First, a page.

Table 1.   Baseline characteristics of the two study groups
 Cases (n = 188)Controls (n = 370)
  1. BMI, body mass index; IQR, interquartile range; SD, standard deviation. Known risk factors: concomitant malignancy, pregnancy, use of hormone replacement therapy, oral contraceptives or selective estrogen receptor modulators, recent trauma (within last 60 days), being bedridden for > 3 days, uncommon travel (> 6 h) within the last 3 months, paralysis of the symptomatic leg, or surgery within the last 4 weeks.

Age, years (mean ± SD)57 ± 1756 ± 16
Female (%)57.458.1
Ethnicity (%)
 Asian/Pacific islander2.74.2
BMI, kg m−2 [median (IQR)]26.6 (23.9–29.1)27.2 (24.2–31.3)
Diabetes type 1 or 2 (%)3.710.0
Glucose, mmol L−1 [median (IQR)]5.6 (5.2–6.6)5.9 (5.3–6.6)

In thrombosis patients, 38% had one or more acquired risk factors, and the distribution of thrombosis was as follows: 82% had DVT, 6% had calf vein thrombosis, and the remaining 12% had superficial thrombophlebitis. The cut-off glucose levels were as follows: first quartile, < 5.3 mmol L−1 (n = 141); second quartile, 5.3–5.7 mmol L−1 (n = 134); thirrd quartile, 5.7–6.6 mmol L−1 (n = 139); and fourth quartile, ≥ 6.6 mmol L−1 (n = 144) (Table 2).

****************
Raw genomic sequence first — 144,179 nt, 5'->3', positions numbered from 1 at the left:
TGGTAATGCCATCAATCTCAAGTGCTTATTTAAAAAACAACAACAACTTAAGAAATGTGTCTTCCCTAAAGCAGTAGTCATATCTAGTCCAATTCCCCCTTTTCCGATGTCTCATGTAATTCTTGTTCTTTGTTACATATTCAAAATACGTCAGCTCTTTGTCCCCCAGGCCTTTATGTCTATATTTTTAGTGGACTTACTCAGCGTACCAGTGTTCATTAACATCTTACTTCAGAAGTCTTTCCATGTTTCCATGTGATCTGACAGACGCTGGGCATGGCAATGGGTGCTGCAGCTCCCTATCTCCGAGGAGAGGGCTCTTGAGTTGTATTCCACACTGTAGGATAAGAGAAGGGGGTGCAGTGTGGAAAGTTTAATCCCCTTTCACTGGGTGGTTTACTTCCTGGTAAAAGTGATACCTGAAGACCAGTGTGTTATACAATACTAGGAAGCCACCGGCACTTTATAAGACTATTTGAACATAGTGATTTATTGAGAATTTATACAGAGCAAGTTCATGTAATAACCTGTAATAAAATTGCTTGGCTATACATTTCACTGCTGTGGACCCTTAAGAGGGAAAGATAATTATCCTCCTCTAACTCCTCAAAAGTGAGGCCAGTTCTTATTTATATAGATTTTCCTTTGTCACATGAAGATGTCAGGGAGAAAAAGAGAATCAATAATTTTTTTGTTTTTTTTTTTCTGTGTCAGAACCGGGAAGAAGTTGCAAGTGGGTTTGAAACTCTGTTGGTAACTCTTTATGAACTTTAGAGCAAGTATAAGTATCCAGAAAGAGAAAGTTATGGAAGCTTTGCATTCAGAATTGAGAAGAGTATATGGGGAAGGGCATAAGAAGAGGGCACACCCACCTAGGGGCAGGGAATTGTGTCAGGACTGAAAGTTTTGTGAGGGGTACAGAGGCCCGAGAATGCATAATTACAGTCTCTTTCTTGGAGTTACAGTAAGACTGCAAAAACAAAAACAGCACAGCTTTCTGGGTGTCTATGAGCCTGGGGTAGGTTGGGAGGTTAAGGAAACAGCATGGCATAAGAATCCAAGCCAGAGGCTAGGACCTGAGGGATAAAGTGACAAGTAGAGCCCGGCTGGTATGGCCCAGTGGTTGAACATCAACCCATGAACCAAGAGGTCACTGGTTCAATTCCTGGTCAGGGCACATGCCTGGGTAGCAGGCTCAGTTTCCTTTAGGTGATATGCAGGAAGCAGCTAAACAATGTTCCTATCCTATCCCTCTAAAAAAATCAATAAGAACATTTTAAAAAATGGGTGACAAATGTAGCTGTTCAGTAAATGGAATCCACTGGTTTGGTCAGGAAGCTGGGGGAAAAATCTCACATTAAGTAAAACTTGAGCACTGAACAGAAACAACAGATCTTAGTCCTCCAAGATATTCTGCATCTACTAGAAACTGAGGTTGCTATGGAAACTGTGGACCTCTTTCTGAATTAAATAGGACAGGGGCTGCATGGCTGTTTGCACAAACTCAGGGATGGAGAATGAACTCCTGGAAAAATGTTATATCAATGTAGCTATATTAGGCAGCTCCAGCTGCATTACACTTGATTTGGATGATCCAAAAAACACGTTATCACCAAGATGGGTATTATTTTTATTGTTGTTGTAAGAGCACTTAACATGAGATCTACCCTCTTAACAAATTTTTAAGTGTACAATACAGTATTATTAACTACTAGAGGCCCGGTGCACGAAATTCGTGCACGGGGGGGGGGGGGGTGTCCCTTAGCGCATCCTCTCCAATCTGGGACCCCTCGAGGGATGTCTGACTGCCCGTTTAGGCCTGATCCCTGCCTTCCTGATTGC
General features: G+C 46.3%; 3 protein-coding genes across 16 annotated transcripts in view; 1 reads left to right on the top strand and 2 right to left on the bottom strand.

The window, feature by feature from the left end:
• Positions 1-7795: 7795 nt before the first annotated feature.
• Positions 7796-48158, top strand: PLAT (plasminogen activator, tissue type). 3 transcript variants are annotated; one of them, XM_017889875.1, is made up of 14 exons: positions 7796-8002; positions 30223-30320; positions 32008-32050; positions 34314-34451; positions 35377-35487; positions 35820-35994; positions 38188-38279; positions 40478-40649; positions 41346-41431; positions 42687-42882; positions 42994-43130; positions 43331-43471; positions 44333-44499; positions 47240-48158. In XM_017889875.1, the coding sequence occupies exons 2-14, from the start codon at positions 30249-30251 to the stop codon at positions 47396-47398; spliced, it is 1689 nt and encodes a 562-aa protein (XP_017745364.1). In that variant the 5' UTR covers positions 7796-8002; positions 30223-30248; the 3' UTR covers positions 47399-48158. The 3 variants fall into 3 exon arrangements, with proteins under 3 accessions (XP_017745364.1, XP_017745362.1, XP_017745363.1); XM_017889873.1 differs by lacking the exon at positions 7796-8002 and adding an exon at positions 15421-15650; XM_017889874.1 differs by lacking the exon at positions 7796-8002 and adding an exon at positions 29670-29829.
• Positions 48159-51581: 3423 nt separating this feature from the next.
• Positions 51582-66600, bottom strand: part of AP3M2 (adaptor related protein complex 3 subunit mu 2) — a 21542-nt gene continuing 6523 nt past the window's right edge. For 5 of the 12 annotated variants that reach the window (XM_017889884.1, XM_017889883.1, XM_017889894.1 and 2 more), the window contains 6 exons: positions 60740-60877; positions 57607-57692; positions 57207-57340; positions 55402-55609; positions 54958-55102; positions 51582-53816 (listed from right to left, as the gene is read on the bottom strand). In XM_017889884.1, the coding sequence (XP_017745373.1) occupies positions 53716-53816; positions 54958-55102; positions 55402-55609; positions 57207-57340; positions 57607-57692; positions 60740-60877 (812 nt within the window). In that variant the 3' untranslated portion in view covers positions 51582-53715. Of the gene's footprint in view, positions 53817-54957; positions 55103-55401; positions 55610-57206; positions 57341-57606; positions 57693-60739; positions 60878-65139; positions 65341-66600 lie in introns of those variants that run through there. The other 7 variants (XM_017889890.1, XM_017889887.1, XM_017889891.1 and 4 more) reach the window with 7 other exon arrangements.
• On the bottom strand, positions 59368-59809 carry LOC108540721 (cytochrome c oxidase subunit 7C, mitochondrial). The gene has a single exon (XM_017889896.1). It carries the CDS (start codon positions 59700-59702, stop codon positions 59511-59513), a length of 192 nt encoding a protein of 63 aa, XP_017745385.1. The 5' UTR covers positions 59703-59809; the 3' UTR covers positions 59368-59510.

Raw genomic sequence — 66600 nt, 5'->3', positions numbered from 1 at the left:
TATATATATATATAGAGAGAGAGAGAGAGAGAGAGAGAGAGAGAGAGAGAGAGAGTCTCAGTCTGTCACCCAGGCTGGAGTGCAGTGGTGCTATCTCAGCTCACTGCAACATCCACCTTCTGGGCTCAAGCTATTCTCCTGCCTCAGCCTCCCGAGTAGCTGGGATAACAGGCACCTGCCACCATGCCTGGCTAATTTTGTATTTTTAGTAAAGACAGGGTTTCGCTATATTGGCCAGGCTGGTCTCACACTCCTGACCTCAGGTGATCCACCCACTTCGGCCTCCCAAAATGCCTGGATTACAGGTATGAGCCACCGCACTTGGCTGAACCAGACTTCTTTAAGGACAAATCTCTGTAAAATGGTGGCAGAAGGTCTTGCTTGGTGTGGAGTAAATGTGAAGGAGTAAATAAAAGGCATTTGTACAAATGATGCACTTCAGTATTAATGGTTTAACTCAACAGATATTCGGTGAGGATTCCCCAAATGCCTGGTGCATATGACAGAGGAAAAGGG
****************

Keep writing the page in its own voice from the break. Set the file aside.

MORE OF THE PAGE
Table 2.   Odds ratios (ORs) for venous thrombosis
Quartile (glucose, mmol L−1)CasesControls Crude OR (95% CI) Adjusted OR* (95% CI) Cases Controls Crude OR (95% CI) Adjusted OR (95% CI)
  1. CI, confidence interval. *Adjusted for body mass index (BMI), known diabetes mellitus, sex, age, ethnicity, and known risk factors. Analyses for deep vein thrombosis only. Analyses for deep vein thrombosis only, adjusted for BMI, diabetes mellitus, sex, age, ethnicity, and known risk factors.

First: < 5.339102ReferenceReference28102ReferenceReference
Second: 5.3–5.746881.37 (0.82–2.28)1.40 (0.82–2.38)37881.53 (0.87–2.70)1.59 (0.89–2.85)
Third: 5.7–6.652871.56 (0.94–2.59)1.69 (1.00–2.87)46871.93 (1.11–3.34)2.04 (1.15–3.62)
Fourth: ≥ 6.651931.43 (0.87–2.37)1.94 (1.12–3.39)43931.68 (0.97–2.93)2.21 (1.20–4.05)
   P for trend = 0.14P for trend = 0.01  P for trend = 0.05P for trend = 0.001